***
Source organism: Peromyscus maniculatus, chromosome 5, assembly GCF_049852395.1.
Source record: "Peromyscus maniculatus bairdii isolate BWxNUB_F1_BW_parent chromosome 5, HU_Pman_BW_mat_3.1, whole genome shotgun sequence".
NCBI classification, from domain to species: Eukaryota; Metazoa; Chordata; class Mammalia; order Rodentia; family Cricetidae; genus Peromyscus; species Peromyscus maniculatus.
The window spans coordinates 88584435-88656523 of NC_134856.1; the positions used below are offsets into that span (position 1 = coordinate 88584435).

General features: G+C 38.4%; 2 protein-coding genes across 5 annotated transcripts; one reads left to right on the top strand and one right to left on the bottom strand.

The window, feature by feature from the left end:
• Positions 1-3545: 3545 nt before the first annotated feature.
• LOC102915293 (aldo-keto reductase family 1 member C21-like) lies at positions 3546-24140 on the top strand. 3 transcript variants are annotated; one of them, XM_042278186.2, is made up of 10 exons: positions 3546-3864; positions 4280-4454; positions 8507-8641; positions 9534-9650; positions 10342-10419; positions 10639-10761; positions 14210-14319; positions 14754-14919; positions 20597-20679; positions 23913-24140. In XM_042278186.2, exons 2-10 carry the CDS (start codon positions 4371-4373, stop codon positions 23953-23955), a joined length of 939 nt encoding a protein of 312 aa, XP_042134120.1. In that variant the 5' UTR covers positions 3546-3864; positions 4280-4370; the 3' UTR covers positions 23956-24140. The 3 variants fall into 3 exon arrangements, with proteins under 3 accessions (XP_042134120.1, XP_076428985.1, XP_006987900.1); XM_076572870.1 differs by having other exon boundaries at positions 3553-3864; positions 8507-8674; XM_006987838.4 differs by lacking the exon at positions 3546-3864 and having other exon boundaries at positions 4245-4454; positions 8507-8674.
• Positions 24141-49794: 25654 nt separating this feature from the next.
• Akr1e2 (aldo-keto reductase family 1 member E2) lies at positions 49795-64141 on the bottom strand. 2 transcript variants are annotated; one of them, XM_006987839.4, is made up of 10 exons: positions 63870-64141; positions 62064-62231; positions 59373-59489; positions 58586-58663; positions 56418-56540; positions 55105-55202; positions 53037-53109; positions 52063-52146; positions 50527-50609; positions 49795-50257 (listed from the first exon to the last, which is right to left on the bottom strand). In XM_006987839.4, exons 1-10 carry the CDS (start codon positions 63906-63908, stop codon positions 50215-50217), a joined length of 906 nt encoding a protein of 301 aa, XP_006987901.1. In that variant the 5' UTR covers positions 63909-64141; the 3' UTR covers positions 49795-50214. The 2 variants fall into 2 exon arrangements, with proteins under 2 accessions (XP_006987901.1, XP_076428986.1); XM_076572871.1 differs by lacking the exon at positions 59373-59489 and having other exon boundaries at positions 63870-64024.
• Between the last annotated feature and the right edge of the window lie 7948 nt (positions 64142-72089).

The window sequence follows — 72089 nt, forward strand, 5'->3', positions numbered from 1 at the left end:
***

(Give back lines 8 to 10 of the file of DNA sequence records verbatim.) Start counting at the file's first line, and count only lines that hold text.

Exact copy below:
• LOC102915293 (aldo-keto reductase family 1 member C21-like) lies at positions 3546-24140 on the top strand. 3 transcript variants are annotated; one of them, XM_042278186.2, is made up of 10 exons: positions 3546-3864; positions 4280-4454; positions 8507-8641; positions 9534-9650; positions 10342-10419; positions 10639-10761; positions 14210-14319; positions 14754-14919; positions 20597-20679; positions 23913-24140. In XM_042278186.2, exons 2-10 carry the CDS (start codon positions 4371-4373, stop codon positions 23953-23955), a joined length of 939 nt encoding a protein of 312 aa, XP_042134120.1. In that variant the 5' UTR covers positions 3546-3864; positions 4280-4370; the 3' UTR covers positions 23956-24140. The 3 variants fall into 3 exon arrangements, with proteins under 3 accessions (XP_042134120.1, XP_076428985.1, XP_006987900.1); XM_076572870.1 differs by having other exon boundaries at positions 3553-3864; positions 8507-8674; XM_006987838.4 differs by lacking the exon at positions 3546-3864 and having other exon boundaries at positions 4245-4454; positions 8507-8674.
• Positions 24141-49794: 25654 nt separating this feature from the next.
• Akr1e2 (aldo-keto reductase family 1 member E2) lies at positions 49795-64141 on the bottom strand. 2 transcript variants are annotated; one of them, XM_006987839.4, is made up of 10 exons: positions 63870-64141; positions 62064-62231; positions 59373-59489; positions 58586-58663; positions 56418-56540; positions 55105-55202; positions 53037-53109; positions 52063-52146; positions 50527-50609; positions 49795-50257 (listed from the first exon to the last, which is right to left on the bottom strand). In XM_006987839.4, exons 1-10 carry the CDS (start codon positions 63906-63908, stop codon positions 50215-50217), a joined length of 906 nt encoding a protein of 301 aa, XP_006987901.1. In that variant the 5' UTR covers positions 63909-64141; the 3' UTR covers positions 49795-50214. The 2 variants fall into 2 exon arrangements, with proteins under 2 accessions (XP_006987901.1, XP_076428986.1); XM_076572871.1 differs by lacking the exon at positions 59373-59489 and having other exon boundaries at positions 63870-64024.